Monday, 28 May 2007

I Shot an Arrow into the Air

With 156 episodes of The Twilight Zone to watch, I need to get busy. Yesterday, I watched the 15th episode, “I Shot an Arrow into the Air.” Does anyone remember it? Eight men blasted off into space in a rocket ship named “Arrow One.” Mission control lost contact with the men almost immediately. The ship eventually crashed on what was thought to be an asteroid. Three of the men survived, and, as Thomas Hobbes (1588-1679) would have predicted, they were immediately at each other’s throats because of the lack of water. One of the men climbed a peak, rolled to the bottom, and died, but not before drawing a “†”-shaped symbol in the sand. One of the two remaining men, who had been nothing but trouble since the crash, then shot the other to death. When he got to the top of the peak, he saw what the first man had drawn: a telephone pole. The men were on Earth! They had crashed into the Nevada desert, just 97 miles from Reno (according to a sign). The scenes were highly unrealistic, but hey, it’s the thought that counts. I enjoyed it. By the way, when was the first manned space flight? This episode aired originally on 15 January 1960.

Bernard Arthur Owen Williams (1929-2003)

I just happened upon this review, by Thomas Nagel, of three books by Bernard Williams, who, like Peter Singer, was a student of R. M. Hare (1919-2002) at the University of Oxford.

John M. Ellis on Political Radicalism

Academics weigh all the facts; radicals select those that make their case. Academics look at different interpretations to see which one best fits the facts; radicals fix rigidly on conspiracy theories and then make the facts fit them. Academics use analogies and metaphors cautiously; radicals use them rhetorically and recklessly. Academics use arguments consistently; radicals use them opportunistically: the same argument is used when it helps, and rejected when it does not. Academic teachers used to consider this undisciplined thinking as something that a university education corrects; now it is what many professors themselves suffer from and inflict on their students. A radically anti-academic way of looking at issues has gradually made huge inroads into a community formerly devoted to patient, reasoned analysis, and to careful abstraction from a comprehensive review of all available evidence. The academic mind must be free to change direction as new evidence and argument takes research into unexpected new directions, and to follow wherever the argument leads it. But political radicalism is so shackled to its rigid initial commitments that it cannot have that kind of freedom, and so must act in anti-academic ways to protect itself from the affront to those commitments that new evidence or argument will bring.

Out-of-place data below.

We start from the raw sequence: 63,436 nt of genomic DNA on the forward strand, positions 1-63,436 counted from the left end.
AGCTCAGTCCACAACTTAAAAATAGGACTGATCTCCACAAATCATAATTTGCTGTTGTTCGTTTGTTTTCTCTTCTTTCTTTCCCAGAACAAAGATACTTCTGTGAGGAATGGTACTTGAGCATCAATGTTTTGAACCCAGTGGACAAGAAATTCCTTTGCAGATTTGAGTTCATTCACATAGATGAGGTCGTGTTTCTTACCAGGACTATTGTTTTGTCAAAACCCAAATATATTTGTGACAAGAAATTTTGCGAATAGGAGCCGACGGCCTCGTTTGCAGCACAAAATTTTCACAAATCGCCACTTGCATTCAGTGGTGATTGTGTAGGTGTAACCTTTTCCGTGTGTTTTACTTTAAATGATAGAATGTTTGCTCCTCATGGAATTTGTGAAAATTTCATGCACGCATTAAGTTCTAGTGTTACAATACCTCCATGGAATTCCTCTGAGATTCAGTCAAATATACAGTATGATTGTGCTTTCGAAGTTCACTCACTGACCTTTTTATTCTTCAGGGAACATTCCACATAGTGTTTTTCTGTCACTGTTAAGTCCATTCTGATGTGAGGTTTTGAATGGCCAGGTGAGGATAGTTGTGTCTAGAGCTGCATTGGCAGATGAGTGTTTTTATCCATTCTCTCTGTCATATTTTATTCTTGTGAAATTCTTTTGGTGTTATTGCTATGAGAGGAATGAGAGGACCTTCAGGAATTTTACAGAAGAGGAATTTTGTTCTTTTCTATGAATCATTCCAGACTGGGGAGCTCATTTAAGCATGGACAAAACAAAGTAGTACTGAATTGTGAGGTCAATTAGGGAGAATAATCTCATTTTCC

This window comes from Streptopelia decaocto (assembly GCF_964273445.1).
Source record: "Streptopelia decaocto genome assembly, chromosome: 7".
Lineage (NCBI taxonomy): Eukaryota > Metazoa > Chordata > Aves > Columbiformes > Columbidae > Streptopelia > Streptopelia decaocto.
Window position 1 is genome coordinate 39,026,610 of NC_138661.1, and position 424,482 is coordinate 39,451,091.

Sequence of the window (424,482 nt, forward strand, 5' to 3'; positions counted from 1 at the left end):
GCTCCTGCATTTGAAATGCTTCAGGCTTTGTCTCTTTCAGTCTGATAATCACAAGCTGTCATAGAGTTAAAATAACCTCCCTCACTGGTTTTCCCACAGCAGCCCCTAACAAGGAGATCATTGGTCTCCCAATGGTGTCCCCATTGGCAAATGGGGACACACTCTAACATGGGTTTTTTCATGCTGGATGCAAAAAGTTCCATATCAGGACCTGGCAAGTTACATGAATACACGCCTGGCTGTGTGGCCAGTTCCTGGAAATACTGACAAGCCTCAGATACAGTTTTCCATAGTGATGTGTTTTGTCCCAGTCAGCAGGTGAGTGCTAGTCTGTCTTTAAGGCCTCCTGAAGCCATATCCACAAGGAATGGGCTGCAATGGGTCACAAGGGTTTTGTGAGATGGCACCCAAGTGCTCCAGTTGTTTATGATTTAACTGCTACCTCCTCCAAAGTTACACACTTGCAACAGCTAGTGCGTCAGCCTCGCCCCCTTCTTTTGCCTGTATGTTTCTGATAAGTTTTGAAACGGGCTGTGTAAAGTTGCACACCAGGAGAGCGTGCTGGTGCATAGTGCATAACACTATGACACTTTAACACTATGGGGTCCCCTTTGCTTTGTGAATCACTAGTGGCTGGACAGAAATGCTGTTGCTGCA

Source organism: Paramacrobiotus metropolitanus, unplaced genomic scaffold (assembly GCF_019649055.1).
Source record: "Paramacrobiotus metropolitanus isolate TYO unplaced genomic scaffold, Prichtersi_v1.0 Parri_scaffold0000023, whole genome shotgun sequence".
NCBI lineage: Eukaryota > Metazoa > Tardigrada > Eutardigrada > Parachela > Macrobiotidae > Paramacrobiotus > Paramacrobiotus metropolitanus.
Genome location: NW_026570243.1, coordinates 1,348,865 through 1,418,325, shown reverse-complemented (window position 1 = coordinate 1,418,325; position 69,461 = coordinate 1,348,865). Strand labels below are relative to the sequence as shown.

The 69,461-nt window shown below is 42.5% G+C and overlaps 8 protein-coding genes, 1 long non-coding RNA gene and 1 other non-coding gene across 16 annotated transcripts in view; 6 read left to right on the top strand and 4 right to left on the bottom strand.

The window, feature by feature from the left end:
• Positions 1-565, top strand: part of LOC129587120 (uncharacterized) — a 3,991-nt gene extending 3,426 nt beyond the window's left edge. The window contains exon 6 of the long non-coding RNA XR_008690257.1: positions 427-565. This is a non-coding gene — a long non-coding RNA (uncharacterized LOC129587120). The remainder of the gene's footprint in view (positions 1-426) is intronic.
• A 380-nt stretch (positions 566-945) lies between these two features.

(John M. Ellis, “How Serious Is the Damage?” Academic Questions 20 [winter 2006-07]: 14-21, at 19-20)

Outsourcing the News

Here is a fascinating column about the practice of outsourcing the news. Can your job be outsourced?


Today is a rest day in the Giro d’Italia. Ever wonder what it would be like to ride across Scotland on a bicycle? See here. (Click “Next photo” repeatedly to see the entire set of images.)

First Principles

Here is Michael Novak’s meditation on Memorial Day.


Does anyone out there use WordPress? A few hours ago, I upgraded to version 2.2. It went well, except that I now have trash characters in some of my posts. Scroll down the page and you’ll see what I mean. I went to the WordPress support forum and found this, but I have no idea what it means. I’m a blogger, not a goddamned computer programmer. Why do I have no luck with blogs? I started out with Blogger, then moved to PowerBlogs, and then moved to WordPress. Do I have to move again?

From Today’s New York Times

To the Editor:

As a bioethicist who supports robust informed consent throughout the health care system, I am outraged by pro-life strategists who have hijacked and misused this important concept.

The point of informed consent is to offer the consumer the best medical facts about her condition, so that she can plug those facts into her value system and her life circumstances and make the best choice for her.

If there is good evidence that a significant number of women suffer emotional distress after abortion, that is important information women should know.

They should also be informed of the physical risks of carrying a pregnancy to term, the proportion of women who suffer postpartum depression and the emotional consequences of giving a baby up for adoption.

Dena S. Davis
Cleveland, May 23, 2007
The writer is a professor at Cleveland-Marshall College of Law.

Note from KBJ: Like the letter writer, I’m a bioethicist, a lawyer, and a supporter of “robust informed consent.” That’s precisely why I support laws that require abortion providers to inform women of all risks of the procedure, including the risks to their psychological health. It sounds to me as though feminists want to keep women ignorant.


Will Nehs sent a link to this column.

A Year Ago